Like many a musical child, I remember being taught that Ludwig van Beethoven had become completely deaf by the time he composed his most magnificent symphonies. He never heard so much as a single note of his most famous pieces.
So why did I get goosebumps as I sat next to my own musical daughter and heard the tale yet again from Philadelphia Orchestra Assistant Conductor Cristian Macelaru at a recent preconcert talk? Because life experience now gives such stories deeply personal perspective.
Maestro Macelaru described how, when Beethoven realized there was no reversing his descent into silence, he began to fill notebook after notebook with simple scales. The composer was contemplating suicide. But, as Beethoven wrote, “it seemed impossible to leave the world until I had brought forth all that I felt was within me.” And so he toiled for days upon end to commit perfectly to memory each distinct tone of every musical scale.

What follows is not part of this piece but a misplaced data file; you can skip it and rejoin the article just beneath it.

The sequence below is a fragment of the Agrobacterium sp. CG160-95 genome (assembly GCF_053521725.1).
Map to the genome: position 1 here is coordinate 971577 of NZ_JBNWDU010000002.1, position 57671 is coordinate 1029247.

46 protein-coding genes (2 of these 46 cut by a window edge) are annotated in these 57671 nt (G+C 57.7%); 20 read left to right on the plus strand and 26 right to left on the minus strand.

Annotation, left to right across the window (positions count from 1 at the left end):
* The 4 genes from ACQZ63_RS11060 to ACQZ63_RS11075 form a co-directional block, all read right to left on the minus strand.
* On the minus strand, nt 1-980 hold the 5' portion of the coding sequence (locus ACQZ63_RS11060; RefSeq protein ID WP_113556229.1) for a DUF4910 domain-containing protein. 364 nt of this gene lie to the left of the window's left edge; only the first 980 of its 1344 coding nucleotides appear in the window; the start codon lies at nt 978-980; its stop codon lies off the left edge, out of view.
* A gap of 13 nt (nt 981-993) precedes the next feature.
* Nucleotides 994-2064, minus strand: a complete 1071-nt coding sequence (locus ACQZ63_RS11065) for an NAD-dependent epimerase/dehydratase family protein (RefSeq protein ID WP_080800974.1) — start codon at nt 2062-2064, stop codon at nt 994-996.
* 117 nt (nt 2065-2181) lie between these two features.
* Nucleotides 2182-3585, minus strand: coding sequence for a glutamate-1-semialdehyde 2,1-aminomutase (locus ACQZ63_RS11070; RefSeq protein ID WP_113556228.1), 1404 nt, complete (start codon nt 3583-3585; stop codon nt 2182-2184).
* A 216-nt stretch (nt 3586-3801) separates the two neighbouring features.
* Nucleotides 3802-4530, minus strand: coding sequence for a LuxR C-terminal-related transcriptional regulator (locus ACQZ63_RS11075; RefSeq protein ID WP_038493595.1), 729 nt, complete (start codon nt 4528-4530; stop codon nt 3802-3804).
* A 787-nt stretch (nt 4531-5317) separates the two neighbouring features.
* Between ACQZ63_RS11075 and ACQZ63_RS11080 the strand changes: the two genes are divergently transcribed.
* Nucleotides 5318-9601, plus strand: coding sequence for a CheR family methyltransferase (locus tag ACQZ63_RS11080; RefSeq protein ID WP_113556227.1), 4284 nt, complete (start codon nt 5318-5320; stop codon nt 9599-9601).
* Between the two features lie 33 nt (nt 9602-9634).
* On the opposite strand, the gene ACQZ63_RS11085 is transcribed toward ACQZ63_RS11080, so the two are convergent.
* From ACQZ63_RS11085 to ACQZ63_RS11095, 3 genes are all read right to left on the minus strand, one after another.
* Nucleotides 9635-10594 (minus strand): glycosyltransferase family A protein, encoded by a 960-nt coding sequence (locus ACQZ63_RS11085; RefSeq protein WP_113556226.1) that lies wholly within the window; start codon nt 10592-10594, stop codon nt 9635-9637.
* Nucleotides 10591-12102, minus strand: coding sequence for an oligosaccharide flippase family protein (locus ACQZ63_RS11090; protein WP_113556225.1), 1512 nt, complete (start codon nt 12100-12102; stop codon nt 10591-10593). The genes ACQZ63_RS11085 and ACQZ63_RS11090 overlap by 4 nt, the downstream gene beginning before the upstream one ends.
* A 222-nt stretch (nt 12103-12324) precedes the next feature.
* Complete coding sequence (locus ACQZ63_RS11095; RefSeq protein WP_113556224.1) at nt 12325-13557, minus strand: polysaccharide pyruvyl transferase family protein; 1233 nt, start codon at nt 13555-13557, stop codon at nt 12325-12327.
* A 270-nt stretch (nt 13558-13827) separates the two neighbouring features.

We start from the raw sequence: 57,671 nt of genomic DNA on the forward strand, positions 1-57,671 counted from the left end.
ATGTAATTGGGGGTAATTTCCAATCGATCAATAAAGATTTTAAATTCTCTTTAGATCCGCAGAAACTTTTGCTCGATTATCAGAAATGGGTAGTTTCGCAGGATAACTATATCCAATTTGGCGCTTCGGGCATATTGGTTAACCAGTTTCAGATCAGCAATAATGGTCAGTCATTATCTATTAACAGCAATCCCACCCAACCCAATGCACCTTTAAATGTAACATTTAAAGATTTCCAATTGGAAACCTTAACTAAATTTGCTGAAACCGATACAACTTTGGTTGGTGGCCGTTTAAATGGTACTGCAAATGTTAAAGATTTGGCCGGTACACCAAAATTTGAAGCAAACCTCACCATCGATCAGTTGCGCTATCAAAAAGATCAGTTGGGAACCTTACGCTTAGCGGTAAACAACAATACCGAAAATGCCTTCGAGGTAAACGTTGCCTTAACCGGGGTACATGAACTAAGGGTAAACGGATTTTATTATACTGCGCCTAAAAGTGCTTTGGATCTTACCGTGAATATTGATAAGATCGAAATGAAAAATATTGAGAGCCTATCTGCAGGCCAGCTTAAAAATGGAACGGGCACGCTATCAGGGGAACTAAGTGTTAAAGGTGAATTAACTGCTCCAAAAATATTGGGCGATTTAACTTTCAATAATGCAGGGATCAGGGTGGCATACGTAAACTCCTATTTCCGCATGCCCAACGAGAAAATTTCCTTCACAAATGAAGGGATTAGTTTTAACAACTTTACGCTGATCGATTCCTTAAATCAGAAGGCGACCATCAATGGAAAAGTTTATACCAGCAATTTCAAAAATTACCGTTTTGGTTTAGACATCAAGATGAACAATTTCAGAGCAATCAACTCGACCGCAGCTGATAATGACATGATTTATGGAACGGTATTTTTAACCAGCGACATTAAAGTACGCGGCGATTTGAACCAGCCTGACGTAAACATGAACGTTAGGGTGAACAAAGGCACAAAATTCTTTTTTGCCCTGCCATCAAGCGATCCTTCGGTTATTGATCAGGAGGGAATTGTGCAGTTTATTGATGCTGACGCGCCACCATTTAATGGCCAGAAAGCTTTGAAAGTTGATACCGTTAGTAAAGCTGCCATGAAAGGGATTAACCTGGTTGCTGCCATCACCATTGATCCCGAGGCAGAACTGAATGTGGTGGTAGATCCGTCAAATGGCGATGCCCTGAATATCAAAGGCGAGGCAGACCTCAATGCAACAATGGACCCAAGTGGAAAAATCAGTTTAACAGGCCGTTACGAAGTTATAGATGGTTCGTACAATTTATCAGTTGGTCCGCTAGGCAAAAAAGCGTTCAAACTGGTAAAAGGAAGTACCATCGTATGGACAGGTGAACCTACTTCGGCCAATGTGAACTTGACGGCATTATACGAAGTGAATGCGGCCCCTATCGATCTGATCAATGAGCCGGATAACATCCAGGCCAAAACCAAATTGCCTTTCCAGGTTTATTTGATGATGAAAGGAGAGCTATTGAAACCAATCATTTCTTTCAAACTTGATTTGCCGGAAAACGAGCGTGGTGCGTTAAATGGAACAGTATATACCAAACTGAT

If not for the simple scales transcribed like a beginner student, there would be no Beethoven’s Fifth Symphony. Or Beethoven’s Third, which describes through instrumental music his struggles with failing health and which he called “The Heroic Symphony.”
It was completed not long after his return from a respite in the German town of Heiligenstadt where he penned a secret letter to his brothers, revealed to them after his death. (Don’t leave patientlovingcare.com until you’ve read it here.)
So how did Beethoven (or at least his music) get to Carnegie Hall? “Practice, my dear. Practice.”